You can’t beat the buzz of a WorldTour cycling event. In fact, there aren’t many other sports on the planet that get you as close to the action – for free. And, when it’s first one-day classic on the UCI calendar, get ready to be impressed!
2019 winner: Elia Viviani (Deceuninck – Quick Step)
Average speed: 41.8 km/h
Entry: Free to watch
Race director Scott Sunderland designed the course in consultation with Cadel Evans keeping the early season timing in mind.
There can be a fast and sometimes windy start to the race along the exposed roadways before technical sections including city circuits, four times over the Challambra Climb and an electric sprint finish.
Big crowds gather in Barwon Heads, the hometown of Cadel Evans, where the peloton flies down the main street, likely to be trying hard to establish an early breakaway in the race.
Travelling through Barwon Heads, the race then changes direction and hugs the coast at Thirteenth Beach – one of the most picturesque, but exposed sections of the course, where cyclists must navigate and position themselves against the local coastal winds for the first time.
If it hasn’t already, directional changes on the roads behind Torquay provide the perfect opportunity for a breakaway to distance itself from the peloton as the race moves onto the Surf Coast.
Then, a long straight stretch across the marshes of Blackgate Road, Breamlee, expose the riders to the elements, and wind again plays a factor in shaping the early action.
Next, the race begins to close in on busy Torquay, a haven for locals and a much-loved escape for Melbournians and visitors from around the world. The many families, swimmers and surfers gathering around the busy beaches in Torquay will pause to watch the colourful peloton charge into the first intermediate sprint and gather at one of the spectator cheer sites.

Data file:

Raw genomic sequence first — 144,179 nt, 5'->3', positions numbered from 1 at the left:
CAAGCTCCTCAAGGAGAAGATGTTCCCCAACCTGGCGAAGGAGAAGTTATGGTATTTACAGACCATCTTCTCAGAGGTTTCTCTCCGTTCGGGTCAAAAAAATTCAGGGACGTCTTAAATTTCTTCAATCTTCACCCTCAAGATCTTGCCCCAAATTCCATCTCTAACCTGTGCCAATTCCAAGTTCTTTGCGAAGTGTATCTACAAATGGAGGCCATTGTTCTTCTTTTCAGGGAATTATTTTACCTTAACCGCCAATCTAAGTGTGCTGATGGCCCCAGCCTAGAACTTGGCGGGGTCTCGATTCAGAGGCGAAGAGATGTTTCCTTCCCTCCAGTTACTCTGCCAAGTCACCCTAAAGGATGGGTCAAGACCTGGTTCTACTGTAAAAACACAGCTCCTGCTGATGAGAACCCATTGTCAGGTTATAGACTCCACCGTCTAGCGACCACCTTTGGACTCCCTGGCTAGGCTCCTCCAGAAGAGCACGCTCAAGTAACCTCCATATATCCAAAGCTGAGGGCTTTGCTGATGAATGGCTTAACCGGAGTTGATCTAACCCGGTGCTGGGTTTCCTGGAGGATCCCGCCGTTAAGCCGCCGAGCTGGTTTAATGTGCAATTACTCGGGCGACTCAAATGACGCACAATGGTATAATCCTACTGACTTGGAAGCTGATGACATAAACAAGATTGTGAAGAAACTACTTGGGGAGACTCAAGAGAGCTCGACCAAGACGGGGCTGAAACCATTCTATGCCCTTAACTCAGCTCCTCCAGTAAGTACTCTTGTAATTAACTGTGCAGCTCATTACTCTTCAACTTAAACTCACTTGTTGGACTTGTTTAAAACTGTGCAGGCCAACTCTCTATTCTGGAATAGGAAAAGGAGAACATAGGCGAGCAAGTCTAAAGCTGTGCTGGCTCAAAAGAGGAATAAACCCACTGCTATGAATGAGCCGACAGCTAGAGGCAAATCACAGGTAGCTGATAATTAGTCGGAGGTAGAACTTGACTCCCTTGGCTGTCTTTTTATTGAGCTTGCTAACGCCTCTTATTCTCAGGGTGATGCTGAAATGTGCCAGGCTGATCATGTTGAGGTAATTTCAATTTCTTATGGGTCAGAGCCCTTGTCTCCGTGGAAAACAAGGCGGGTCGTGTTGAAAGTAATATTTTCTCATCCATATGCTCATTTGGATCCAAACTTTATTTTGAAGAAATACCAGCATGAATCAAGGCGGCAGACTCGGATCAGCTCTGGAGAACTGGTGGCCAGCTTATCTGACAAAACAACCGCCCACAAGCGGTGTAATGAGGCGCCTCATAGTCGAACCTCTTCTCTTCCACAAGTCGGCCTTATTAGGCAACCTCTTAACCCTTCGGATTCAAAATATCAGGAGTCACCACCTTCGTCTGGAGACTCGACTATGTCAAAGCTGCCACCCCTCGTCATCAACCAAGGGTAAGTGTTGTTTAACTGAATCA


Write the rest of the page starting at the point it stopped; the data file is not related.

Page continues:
Through the main street and past the many cafes and restaurants, the race then finds itself on the famous Great Ocean Road.
Geelong signals an arrival onto the finishing circuits, but with a gruelling 55km still to travel.
The Elite Men’s course takes on a climb of Challambra Crescent upon entry into Geelong. Descending down Scenic Road, the peloton will touch speeds of almost 85km/h into Queens Park.
The course has a pinch as it climbs its way out of Queens Park and up the road of the same name.
A left turn and a further pinch up Melville Avenue, the race then continues up Minerva Road, connecting through to Church Street. The race travels through residential Geelong, past the Victorian houses along Church Street, over the Highway and onto the Geelong waterfront. It’s here that the riders get their first look at what the finale will be like in three laps time.
Back to where it all began, the finish – adjacent to Steampacket Gardens on Geelong’s Waterfront – is a fast one. But first, it will signal three laps to go. Climbing up Yarra Street away from the waterfront they continue.
When they reach GMHBA Stadium, the course resembles that of the 2010 UCI Road World Championships, with a descent down Moorabool Street and across the river, then a right turn and a cruise along Barrabool Road past the reserve.
The climb up to Highton via Barwon Boulevard and Challambra Crescent is a crowd favourite, and also evokes memories of thousands lining the course during the 2010 Road Worlds. The circuits then continue as they re-join the descent down Scenic Road.
The race will get faster and faster, with the average speed for lap one expected at around 42km/h and by the last, almost touching 50km/h.